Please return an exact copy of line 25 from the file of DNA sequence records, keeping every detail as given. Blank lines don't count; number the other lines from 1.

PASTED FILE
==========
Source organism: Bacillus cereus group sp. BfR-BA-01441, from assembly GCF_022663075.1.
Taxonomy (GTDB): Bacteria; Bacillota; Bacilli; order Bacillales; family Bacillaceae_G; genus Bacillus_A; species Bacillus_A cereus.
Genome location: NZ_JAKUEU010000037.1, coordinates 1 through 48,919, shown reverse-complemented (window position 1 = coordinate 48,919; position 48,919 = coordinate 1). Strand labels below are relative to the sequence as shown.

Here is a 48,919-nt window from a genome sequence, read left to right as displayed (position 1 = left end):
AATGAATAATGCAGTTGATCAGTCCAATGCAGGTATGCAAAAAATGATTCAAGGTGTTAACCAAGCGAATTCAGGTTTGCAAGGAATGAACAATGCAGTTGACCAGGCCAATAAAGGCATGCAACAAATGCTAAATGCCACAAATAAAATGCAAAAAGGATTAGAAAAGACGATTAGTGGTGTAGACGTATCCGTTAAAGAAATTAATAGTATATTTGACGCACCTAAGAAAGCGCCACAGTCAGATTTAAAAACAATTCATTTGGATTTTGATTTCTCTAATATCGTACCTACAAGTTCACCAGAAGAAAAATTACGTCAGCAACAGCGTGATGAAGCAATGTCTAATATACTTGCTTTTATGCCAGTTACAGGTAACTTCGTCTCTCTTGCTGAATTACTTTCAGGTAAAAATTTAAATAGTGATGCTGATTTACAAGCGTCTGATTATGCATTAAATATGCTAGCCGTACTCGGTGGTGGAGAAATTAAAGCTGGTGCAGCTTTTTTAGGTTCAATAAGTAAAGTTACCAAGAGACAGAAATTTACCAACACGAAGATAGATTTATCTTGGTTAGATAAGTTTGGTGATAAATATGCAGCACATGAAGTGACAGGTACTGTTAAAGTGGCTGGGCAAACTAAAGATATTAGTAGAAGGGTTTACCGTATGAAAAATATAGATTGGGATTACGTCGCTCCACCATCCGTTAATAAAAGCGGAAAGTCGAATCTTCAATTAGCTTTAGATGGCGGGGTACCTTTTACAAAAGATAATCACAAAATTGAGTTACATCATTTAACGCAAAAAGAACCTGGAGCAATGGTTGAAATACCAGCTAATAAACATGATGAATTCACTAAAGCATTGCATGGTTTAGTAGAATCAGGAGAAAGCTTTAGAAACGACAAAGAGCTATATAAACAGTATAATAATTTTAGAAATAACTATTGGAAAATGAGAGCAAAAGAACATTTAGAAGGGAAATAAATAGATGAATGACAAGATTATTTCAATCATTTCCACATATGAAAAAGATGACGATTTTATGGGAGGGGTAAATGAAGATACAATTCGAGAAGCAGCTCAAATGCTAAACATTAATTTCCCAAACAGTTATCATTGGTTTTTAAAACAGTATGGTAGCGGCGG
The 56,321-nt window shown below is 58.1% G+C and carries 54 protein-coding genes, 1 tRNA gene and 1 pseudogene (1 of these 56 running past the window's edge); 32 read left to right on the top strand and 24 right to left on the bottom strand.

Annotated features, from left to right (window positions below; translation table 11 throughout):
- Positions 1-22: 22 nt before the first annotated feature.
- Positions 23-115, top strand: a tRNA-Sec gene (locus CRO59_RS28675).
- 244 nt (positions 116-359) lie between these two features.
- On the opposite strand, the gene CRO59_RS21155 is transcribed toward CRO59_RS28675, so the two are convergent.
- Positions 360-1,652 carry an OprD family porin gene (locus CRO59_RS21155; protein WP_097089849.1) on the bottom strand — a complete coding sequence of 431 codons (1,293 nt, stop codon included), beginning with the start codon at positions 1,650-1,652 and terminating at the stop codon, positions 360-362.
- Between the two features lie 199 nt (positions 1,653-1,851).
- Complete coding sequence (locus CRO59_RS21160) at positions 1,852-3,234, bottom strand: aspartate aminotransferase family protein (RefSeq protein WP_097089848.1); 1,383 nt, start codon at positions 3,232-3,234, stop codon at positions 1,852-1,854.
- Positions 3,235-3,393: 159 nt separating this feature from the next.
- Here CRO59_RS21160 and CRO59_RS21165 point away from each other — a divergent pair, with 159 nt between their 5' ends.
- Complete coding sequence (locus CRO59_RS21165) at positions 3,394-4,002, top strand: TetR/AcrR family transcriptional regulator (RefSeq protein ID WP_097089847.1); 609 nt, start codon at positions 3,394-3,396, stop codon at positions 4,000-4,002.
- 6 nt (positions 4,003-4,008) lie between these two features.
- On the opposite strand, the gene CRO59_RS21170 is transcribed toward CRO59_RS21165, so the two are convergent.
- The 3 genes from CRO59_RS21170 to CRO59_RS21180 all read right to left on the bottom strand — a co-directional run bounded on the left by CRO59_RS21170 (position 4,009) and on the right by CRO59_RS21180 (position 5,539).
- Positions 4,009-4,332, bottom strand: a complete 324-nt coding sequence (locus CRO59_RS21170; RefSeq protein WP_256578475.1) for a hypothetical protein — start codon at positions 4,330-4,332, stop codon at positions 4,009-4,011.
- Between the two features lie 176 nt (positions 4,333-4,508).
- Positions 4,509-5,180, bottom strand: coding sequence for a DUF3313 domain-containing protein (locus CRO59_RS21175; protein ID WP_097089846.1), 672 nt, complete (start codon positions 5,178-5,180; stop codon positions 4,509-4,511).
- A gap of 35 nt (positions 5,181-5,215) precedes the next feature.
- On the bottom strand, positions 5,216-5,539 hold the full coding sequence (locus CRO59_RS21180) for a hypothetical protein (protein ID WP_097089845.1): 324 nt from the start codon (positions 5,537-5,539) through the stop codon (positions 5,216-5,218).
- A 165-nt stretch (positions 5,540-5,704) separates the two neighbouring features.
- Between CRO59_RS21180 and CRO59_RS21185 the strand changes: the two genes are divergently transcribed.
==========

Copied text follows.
- On the bottom strand, positions 5,216-5,539 hold the full coding sequence (locus CRO59_RS21180) for a hypothetical protein (protein ID WP_097089845.1): 324 nt from the start codon (positions 5,537-5,539) through the stop codon (positions 5,216-5,218).